Trade advertising and promotion
We exploit any opportunities to have your book noticed by booksellers. We run adverts for qualifying books in trade catalogues published by wholesalers such as Ingram and by the trade press such as The Bookseller. These catalogues and journals are both in print and digital, and offer booksellers details of new books several months in advance of publication. Occasionally a book will be picked to feature in a special preview with extra column space. This advertising is recorded on your Marketing page in Activities.
We offer certain booksellers extra discount or free books in return for higher profile on their website or in their shop window, inclusion in promotional mailings to their customers, running an event and sometimes special “publisher shop front” space online.
We don’t run front of store table promotions in the big chains. When you see piles of books at the front of a bookstore, understand that the exposure was “bought” by the publisher. It’s mostly relevant to mass-market fiction and celebrity self-help, not the more specialist kind of books we generally publish. For example, it may cost $5000 to get a book on the "New Arrivals" table at all Barnes & Noble superstores. Or it may cost $15,000 to $25,000 to be the “Book of the Week.” For more serious widespread prime exposure around a single main bookshop chain you’re looking at $50,000–100,000. But it is not down to us to choose the book, the main bookshop buyer at head office does that.
Libraries generally do not buy from publishers, but from wholesalers, who we do contact. In the UK these are organizations like Bertrams, Askews and Yankee Book Peddler. There's a similar spread in North America, where Baker & Taylor has about 70% of the library business. These wholesalers pass on information to libraries through online feeds. There are useful articles on libraries at: http://www.strategicbookmarketing.com/services-library.html and http://www.library.pima.gov/contact/authors.php.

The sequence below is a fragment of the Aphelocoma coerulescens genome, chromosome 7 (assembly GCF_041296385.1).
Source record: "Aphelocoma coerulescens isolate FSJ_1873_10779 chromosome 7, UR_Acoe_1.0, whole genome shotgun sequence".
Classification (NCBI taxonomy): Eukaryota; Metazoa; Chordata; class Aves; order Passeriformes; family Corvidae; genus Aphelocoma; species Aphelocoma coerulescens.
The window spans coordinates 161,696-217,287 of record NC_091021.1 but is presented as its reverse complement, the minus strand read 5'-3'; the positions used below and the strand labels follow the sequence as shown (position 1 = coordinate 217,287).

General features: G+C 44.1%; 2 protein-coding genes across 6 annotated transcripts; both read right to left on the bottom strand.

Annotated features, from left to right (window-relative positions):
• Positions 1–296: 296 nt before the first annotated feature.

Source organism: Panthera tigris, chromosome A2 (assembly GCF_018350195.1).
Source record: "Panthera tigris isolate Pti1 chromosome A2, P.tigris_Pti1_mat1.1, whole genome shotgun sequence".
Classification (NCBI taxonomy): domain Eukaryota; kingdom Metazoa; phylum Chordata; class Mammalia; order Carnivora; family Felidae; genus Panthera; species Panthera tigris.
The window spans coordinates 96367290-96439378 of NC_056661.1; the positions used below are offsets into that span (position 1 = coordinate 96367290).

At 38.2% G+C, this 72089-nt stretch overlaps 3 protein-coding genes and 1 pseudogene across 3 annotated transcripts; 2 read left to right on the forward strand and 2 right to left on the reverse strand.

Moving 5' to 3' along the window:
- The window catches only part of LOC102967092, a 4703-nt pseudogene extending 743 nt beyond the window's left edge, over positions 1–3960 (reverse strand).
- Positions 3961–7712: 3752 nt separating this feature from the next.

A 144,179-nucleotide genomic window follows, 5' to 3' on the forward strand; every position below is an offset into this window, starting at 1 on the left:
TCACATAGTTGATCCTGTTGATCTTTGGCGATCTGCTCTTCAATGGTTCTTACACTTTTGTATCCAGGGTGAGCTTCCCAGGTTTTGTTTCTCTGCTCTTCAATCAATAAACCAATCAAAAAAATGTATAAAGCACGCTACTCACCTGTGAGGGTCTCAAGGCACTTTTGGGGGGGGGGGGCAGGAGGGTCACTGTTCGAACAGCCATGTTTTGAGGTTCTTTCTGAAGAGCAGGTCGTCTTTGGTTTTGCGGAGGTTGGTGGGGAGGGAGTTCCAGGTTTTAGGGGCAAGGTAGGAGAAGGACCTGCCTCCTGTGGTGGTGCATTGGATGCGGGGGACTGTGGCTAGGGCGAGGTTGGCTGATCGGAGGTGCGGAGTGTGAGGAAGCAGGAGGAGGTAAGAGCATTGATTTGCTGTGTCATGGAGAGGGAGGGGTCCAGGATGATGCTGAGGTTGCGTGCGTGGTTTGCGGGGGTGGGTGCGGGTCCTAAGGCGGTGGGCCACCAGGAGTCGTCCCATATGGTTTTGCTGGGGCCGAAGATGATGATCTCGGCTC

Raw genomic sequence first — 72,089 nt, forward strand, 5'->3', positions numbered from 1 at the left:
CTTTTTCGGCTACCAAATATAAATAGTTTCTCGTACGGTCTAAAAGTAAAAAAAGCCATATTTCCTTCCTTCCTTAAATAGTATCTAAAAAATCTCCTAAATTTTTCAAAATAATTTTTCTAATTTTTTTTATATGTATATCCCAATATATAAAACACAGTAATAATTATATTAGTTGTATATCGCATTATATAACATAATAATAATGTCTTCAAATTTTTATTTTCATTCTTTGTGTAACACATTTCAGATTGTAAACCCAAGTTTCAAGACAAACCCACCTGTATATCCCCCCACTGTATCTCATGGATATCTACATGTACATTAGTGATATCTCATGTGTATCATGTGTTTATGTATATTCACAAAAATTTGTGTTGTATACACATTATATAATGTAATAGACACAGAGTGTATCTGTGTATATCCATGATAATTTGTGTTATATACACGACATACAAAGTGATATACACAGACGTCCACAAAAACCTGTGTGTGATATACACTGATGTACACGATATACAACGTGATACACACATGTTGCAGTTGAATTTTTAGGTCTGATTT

The degree to which libraries continue to receive taxpayer support varies enormously by region. The one common thread emerging recently is "PDA"—Patron Driven Access, i.e. "Patrons" or "readers" will have a greater role in book acquisition. Libraries need to make themselves more directly relevant to reader wishes. So though the library market is shrinking, the possibilities for direct author intervention are increasing.
- If you are an academic, please encourage your university library to stock your book, and others on the list, and subscribe to our newsletter. Do you know of courses where your book could be a course text or on a reading list?
- Add your library to our contacts database.
- Public libraries select books for the general reader but also consider books by local authors. Contact the collections development staff of your local library. They look to be told what the book is about. This should be brief and include how to order along with pertinent reviews and a complimentary copy. Public libraries now offer e-books too, so go online and check your local library has your book and, if not, recommend it and any others in the imprint. All our books in e-book format are distributed to Overdrive who run most public library platforms in UK & US.
- Reviews in library review journals, such as Library Journal, Kirkus, Booklist, Publishers Weekly, can help. We submit a number of books each month to these journals and record this on your Marketing page in Activities.
Public Lending Right
In some countries the government pays authors a small amount every time their books are borrowed from a library. Authors have to register for this directly. It does not happen in the USA. For the UK, check on www.plr.uk.com.
Also, in the UK, you can register at www.alcs.co.uk. It’s a central body for collecting payments from schools etc. for photocopying. Payments will not be sent to you unless you register. It usually only applies to books being used as a classroom text.